An observer feels more empathy for someone in pain when that person is in the same social group, according to new research in the July 1 issue of The Journal of Neuroscience.   The study shows that perceiving others in pain activates a part of the brain associated with empathy and emotion more if the observer and the observed are the same race.

The findings may show that unconscious prejudices against outside groups exist at a basic level.   The study confirms an in-group bias in empathic feelings, something that has long been known but never before confirmed by neuroimaging technology. Researchers have explored group bias since the 1950s. In some studies, even people with similar backgrounds arbitrarily assigned to different groups preferred members of their own group to those of others. This new study shows those feelings of bias are also reflected in brain activity.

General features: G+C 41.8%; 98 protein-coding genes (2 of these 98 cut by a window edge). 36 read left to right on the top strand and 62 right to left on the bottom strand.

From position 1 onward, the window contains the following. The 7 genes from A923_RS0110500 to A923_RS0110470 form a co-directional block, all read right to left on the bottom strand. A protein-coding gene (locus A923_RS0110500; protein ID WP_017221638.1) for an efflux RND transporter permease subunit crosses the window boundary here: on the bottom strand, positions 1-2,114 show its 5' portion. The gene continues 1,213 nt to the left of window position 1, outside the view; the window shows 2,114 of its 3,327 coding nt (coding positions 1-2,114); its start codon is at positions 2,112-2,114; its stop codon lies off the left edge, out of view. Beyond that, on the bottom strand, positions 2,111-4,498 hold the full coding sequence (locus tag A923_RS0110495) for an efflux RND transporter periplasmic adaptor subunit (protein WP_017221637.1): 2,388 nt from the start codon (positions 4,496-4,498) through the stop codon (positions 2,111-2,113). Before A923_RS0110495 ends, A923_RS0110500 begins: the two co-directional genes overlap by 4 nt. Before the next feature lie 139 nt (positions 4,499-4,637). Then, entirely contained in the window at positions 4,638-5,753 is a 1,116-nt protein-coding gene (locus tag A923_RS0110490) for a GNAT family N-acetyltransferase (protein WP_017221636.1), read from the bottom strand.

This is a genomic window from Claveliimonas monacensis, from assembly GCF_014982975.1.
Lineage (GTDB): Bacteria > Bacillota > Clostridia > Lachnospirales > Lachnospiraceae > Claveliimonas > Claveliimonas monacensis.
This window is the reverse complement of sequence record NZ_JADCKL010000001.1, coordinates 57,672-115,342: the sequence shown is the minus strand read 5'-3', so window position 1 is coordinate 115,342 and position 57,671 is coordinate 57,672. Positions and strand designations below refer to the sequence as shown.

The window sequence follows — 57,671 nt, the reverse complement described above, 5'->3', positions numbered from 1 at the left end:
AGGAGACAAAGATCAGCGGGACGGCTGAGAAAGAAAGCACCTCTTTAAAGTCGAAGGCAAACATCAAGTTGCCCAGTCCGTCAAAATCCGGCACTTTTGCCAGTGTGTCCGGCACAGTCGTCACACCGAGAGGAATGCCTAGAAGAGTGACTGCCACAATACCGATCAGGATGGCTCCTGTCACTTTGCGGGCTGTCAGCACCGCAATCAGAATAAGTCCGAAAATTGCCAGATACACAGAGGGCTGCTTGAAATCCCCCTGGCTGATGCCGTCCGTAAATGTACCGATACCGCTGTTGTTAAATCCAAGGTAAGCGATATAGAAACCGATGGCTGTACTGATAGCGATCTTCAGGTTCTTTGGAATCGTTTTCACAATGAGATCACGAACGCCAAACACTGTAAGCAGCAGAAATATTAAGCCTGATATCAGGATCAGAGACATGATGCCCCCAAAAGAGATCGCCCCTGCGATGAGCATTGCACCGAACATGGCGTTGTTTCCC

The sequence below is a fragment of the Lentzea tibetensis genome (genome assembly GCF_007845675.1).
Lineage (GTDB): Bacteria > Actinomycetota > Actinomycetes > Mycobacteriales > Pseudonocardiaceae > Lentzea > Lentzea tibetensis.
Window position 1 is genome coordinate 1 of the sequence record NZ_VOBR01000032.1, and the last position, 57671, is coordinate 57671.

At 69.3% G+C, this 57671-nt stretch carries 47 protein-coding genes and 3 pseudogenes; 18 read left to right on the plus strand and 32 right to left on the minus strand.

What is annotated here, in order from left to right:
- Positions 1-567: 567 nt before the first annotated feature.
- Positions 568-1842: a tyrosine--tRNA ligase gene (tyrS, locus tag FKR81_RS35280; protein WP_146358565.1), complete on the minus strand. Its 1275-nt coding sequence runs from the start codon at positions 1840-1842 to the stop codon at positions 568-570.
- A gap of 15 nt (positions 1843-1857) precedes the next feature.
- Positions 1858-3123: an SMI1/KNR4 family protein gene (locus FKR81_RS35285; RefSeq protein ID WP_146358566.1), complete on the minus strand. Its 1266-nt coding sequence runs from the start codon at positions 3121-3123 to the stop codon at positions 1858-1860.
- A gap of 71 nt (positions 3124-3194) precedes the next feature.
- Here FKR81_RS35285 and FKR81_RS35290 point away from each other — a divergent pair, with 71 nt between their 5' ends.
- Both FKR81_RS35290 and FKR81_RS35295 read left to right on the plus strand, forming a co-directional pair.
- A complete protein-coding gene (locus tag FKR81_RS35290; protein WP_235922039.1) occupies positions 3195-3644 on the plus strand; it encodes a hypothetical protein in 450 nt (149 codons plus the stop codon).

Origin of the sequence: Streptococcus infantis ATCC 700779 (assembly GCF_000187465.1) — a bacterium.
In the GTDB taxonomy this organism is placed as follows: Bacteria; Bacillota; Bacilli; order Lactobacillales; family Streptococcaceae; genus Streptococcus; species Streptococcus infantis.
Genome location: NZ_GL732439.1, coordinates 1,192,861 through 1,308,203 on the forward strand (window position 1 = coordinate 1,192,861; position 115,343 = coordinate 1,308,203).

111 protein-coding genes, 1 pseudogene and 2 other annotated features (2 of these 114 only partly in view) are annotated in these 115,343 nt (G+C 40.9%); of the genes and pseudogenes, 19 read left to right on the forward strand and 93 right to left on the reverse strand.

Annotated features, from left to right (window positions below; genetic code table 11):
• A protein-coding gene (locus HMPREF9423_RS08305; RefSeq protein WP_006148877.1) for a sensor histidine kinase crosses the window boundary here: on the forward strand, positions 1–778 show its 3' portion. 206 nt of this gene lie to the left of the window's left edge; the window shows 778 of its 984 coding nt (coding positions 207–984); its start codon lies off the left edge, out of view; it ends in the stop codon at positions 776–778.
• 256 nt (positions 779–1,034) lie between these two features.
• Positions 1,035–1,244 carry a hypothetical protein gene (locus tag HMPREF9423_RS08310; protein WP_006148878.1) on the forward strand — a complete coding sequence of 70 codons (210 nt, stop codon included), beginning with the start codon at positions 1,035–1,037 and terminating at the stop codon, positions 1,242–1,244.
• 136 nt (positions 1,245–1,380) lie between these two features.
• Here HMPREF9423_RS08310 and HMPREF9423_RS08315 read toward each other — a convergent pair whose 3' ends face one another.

‘Our findings have significant implications for understanding real-life social behaviors and social interactions,’ said Shihui Han, PhD, at Peking University in China, one of the study authors.

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